My blogging career is but a few weeks old and already I’ve been afforded an opportunity to strut and preen. The occasion is my prescience two weeks ago in writing that oil-rich autocratic regimes (and China) ought to be more frightened by events in Bahrain than Egypt. Saudi Arabia took note yesterday and sent 1,000 troops to Bahrain (their neighbour via a 25km causeway) to help prop up Bahrain’s ruling Khalifa royal family. This was at the request of the Bahraini government, so it was ostensibly their idea, but there is absolutely no doubt that the House of Saud’s intention is to demonstrate to their citizens that they do not want Bahrain’s story to be replayed in Saudi Arabia.
Bahrain’s revolution, if we can yet call it that, has been going on for a
month now, since a “Day of Rage” was called for in Pearl Square in the capital, Manama. So far, the Saudi kingdom has not seen a need to get explicitly involved in the Bahraini situation (although domestically, King Abdullah has thrown $36 billion at his people to stave off any unrest).
BUT last week, from my observance, there seemed to be a turning point. The Pearl Square protesters went from demanding things of the king (e.g. ending discrimination against Shi’ites in housing and government jobs, dissolving the cabinet, etc.) to demanding that the king himself leave. The Saudis next door probably felt that, if the first sort of protest were mimicked in Saudi Arabia, they could handle it. But demanding the removal of a monarch was a step too far, and thus the intervention.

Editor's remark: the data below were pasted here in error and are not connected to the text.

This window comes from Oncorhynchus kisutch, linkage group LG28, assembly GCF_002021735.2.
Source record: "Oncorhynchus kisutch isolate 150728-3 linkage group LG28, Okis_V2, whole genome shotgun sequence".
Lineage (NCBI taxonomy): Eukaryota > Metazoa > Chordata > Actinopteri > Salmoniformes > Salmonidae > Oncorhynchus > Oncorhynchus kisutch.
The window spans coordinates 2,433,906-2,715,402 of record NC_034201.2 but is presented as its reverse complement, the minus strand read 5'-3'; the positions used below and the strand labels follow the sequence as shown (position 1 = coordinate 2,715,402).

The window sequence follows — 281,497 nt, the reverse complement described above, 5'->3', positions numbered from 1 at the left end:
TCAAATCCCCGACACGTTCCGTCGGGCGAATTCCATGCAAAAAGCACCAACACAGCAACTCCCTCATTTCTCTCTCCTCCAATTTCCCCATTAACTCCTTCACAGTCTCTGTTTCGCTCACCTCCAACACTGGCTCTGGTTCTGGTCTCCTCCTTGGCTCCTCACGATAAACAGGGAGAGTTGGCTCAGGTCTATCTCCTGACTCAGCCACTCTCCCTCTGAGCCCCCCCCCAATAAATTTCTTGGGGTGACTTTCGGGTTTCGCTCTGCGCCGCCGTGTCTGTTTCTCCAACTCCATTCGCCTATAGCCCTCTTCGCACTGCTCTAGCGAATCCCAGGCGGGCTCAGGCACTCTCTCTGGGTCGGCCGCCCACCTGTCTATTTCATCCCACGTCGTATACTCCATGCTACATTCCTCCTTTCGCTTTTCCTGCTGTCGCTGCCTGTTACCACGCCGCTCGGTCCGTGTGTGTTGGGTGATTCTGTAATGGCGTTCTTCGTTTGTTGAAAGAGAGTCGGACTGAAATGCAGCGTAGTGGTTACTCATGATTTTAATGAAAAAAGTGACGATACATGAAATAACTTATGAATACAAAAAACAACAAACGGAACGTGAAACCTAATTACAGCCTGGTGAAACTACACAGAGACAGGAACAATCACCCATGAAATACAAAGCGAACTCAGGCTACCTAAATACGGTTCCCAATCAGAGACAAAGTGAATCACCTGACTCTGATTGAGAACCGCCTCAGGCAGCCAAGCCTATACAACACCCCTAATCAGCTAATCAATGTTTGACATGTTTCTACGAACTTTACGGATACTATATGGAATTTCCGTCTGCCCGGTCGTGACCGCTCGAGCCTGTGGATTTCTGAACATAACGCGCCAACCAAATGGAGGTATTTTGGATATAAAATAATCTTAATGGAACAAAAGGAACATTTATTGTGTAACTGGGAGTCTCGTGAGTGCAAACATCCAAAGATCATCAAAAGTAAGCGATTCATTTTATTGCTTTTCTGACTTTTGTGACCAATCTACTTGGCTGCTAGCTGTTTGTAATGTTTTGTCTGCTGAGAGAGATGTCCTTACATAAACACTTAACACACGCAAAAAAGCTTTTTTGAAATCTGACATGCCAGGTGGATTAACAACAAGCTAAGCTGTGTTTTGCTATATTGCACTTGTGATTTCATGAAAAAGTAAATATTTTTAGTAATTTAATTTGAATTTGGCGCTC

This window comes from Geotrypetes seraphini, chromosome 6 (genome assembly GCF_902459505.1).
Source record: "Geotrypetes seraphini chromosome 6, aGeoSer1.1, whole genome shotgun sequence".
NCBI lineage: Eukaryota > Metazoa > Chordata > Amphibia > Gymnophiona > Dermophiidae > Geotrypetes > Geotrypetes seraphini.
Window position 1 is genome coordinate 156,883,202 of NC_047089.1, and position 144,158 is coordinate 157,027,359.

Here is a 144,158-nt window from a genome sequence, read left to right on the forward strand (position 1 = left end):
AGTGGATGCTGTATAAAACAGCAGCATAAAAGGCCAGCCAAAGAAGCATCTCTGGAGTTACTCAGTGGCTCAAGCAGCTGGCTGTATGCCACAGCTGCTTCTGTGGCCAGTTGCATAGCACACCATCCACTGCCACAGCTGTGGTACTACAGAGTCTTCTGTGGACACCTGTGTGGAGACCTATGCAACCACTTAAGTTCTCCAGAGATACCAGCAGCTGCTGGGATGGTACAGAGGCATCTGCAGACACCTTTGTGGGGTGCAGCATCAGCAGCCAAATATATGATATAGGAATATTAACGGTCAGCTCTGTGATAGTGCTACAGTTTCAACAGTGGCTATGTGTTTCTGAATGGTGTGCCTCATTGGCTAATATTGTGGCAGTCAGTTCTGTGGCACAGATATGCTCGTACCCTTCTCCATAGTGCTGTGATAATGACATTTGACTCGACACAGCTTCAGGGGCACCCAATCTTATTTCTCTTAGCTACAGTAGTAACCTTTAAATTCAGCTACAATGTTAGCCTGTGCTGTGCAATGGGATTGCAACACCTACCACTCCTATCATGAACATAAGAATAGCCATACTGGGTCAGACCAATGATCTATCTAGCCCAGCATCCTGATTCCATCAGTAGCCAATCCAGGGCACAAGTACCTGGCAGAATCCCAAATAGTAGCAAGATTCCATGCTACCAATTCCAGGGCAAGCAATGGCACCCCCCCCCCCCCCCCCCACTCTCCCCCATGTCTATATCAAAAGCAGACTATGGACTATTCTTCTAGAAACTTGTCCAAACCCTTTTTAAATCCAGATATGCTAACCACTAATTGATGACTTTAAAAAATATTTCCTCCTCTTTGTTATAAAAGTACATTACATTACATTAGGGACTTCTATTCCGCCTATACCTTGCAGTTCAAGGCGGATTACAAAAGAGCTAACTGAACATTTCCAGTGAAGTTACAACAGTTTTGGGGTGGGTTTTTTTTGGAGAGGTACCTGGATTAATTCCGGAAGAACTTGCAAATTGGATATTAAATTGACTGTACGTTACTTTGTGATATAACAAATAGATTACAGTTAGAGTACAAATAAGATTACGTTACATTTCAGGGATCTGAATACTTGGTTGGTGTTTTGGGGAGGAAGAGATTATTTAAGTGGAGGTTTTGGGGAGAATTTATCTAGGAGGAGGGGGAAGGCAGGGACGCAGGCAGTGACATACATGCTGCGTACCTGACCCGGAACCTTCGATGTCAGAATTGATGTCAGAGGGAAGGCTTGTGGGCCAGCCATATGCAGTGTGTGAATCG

The Saudis are right to worry about “contagion.” Some might suggest that Bahrain is Saudi Arabia in miniature. I would still maintain that Bahrain is Saudi Arabia (and Kuwait and UAE and Iran, etc.) in the future: Bahrain is already starting to run out of the oil and natural gas that made the Khalifa family rich, and will probably be the first Gulf state to run out of oil reserves.
With all this said, I really don’t think that Saudi Arabia’s intervention in Bahrain will spark a regional conflict that will draw in Iran, as some are suggesting. There are plenty of reasons why this is the case, but that’s all I ‘ll say for now.
Final thought: What a rough year for Wiz Khalifa. First the Steelers lost the Super Bowl, and now his fam got haterz.